Choices we make

This quote from, Looking for God in Harry Potter (second edition), by John Granger (yes, Granger):
“‘He understood at last what Dumbledore had bent trying to tell him. It was, he thought, the difference between being dragged into the arena to face a battle to the death and walking into the arena with your head held high. Some perhaps, would say that there was little to choose between the two ways, but Dumbledoor knew – and so do I, thought Harry with a rush of fierce pride, and so did my parents – that there was all the difference in the world.’ (Rowling, Half-Blood Prince, 512)
“If the reader wants to believe in an existential fatalism, something like Harry sitting at the window staring into the darkness and doubting the arrival of his deliverance, rather than in mortal virtue and heroic choice of the good, that reader is fighting the tide of Rowling’s message. The human heart thrills in resonance to Harry’s heroic decisions – decisions made (until Dumbledore’s revelations at the end of Order of the Phoenix) without knowledge of his destiny. Readers around the world share his programming, it seems, to the tune of more than 300 million copies [as of the publishing date of 2006] of Harry’s stories being sold. If this is only a matter of programming, there seems a prevalent programming in the human person for sacrificial, altruistic, loving service that loyalty to the local gene pool does not explain. Why do we thrill to Harry’s choices if they’re just a function of his being the boy born to be ‘kind?’ (see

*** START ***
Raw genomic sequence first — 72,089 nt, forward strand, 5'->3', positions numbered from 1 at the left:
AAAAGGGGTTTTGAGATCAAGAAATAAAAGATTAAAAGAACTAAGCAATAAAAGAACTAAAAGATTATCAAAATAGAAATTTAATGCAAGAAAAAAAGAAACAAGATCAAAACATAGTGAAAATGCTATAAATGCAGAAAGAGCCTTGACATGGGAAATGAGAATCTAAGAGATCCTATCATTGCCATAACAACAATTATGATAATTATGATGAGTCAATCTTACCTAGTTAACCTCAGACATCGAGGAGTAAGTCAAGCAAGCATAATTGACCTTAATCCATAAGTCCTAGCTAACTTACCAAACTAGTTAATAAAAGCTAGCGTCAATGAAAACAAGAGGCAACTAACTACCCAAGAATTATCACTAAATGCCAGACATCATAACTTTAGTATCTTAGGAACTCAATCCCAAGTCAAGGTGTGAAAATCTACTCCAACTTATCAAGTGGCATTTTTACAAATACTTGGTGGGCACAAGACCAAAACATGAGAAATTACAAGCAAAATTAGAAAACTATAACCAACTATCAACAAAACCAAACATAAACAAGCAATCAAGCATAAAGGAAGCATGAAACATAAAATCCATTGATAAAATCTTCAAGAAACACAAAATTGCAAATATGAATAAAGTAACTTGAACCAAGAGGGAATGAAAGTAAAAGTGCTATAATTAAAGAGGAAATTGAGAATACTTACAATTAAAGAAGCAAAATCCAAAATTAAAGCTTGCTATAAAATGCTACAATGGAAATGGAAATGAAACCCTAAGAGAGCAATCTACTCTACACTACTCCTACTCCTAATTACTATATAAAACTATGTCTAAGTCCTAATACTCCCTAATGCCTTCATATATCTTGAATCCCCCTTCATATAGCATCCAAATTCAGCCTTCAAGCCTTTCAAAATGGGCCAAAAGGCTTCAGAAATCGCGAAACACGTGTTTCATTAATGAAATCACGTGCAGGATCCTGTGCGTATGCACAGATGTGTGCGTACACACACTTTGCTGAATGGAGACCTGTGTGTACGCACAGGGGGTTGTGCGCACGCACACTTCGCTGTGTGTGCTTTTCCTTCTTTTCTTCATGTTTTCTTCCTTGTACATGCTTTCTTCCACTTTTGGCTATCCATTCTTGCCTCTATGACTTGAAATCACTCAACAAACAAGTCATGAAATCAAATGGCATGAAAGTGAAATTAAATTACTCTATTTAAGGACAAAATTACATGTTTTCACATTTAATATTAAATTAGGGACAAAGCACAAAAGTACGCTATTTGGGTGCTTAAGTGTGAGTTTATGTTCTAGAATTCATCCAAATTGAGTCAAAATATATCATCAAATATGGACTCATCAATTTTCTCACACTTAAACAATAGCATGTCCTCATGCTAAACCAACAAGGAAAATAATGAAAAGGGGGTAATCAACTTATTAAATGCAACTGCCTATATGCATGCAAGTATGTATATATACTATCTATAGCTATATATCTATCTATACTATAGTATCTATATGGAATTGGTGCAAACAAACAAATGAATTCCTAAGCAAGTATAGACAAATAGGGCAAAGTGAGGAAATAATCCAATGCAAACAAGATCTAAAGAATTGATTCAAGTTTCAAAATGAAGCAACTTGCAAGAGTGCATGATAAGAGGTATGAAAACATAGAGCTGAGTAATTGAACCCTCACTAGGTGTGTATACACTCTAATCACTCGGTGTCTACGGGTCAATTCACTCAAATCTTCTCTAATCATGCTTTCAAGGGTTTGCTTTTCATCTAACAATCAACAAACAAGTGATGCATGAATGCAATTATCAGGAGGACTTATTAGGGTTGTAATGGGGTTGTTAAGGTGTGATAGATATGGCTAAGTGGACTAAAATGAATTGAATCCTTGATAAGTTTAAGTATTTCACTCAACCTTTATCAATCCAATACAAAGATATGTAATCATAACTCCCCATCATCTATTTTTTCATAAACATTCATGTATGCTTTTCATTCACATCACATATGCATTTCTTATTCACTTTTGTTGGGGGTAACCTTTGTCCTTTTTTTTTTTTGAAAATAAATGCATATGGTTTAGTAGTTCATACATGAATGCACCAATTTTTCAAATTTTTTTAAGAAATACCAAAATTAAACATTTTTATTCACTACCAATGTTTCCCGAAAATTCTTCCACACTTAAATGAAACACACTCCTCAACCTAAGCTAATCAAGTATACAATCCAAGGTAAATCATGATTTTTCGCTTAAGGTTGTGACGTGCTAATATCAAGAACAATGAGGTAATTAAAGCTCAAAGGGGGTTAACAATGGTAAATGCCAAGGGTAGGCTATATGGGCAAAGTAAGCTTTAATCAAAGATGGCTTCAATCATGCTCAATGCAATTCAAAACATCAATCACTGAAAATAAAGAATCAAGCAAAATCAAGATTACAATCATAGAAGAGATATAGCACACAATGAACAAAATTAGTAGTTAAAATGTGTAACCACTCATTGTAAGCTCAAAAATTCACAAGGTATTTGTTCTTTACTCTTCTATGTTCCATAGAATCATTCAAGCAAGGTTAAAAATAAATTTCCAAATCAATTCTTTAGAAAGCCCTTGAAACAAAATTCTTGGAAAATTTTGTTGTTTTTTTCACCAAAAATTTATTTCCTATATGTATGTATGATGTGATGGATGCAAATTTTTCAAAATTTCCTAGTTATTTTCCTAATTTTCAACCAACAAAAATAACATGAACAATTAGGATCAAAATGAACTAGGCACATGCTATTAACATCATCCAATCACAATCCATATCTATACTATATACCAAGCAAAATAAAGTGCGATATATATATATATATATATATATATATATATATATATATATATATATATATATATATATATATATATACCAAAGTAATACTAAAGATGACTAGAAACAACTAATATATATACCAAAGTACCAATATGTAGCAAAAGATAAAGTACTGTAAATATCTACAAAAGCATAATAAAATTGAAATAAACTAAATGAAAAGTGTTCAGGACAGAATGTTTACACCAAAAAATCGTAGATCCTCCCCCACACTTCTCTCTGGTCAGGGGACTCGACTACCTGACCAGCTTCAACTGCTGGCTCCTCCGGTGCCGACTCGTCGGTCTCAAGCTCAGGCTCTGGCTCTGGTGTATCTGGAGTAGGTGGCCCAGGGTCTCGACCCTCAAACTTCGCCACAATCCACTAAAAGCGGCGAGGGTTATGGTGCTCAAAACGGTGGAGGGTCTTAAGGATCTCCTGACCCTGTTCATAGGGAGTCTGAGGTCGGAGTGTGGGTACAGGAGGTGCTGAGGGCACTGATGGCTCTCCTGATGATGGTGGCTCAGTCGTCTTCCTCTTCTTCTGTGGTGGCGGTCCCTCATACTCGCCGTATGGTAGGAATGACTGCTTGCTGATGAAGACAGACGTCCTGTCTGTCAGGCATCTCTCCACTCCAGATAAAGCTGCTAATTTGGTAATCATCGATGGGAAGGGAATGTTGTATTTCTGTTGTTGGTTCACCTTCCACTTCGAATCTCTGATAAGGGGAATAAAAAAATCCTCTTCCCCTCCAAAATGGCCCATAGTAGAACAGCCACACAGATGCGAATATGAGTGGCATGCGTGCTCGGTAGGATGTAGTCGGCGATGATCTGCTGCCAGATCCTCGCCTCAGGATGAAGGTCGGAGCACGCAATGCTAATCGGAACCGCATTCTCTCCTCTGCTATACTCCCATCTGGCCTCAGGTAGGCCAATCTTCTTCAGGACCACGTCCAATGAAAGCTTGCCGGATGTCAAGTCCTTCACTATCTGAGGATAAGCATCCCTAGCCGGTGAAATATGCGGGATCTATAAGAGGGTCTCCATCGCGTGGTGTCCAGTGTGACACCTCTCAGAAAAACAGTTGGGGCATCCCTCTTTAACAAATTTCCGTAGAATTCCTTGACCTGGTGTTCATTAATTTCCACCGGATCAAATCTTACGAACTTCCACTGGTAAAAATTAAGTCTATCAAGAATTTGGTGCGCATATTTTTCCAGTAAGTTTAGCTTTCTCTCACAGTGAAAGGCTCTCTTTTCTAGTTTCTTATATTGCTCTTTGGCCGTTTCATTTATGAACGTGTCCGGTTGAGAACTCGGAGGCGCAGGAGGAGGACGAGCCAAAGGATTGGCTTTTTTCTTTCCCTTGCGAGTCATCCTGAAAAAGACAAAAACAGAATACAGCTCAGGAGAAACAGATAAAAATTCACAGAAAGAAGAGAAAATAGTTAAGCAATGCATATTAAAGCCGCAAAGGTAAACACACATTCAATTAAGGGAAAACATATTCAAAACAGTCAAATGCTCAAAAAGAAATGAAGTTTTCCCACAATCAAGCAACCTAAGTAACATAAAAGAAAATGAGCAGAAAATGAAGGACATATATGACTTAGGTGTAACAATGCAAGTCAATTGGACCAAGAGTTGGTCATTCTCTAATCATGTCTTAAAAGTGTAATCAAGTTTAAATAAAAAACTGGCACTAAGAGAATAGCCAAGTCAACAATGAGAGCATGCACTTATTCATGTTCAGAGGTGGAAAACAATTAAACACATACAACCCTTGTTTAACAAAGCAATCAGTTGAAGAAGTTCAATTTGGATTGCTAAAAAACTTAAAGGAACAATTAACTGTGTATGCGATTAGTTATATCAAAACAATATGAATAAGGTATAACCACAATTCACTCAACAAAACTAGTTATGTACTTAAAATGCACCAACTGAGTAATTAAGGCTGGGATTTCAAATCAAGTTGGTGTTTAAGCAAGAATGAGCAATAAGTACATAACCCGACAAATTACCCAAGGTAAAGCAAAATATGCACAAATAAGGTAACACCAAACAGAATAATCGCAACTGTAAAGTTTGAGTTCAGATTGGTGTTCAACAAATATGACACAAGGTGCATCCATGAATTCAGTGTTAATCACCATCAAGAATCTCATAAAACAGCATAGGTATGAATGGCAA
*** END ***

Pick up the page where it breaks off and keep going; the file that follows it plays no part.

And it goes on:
“The answer to this question brings us to the Christian meaning of choice and change in Harry Potter. Harry, it turns out, has a larger-than-life destiny (vanquish Voldemort; save the world). But he can only realize this destiny by making the right choices and becoming the sort of person – an embodiment of love, the power the Dark Lord knows not – able to defeat the Dark Lord.”
Consider the influences these books have had and will have on a generation?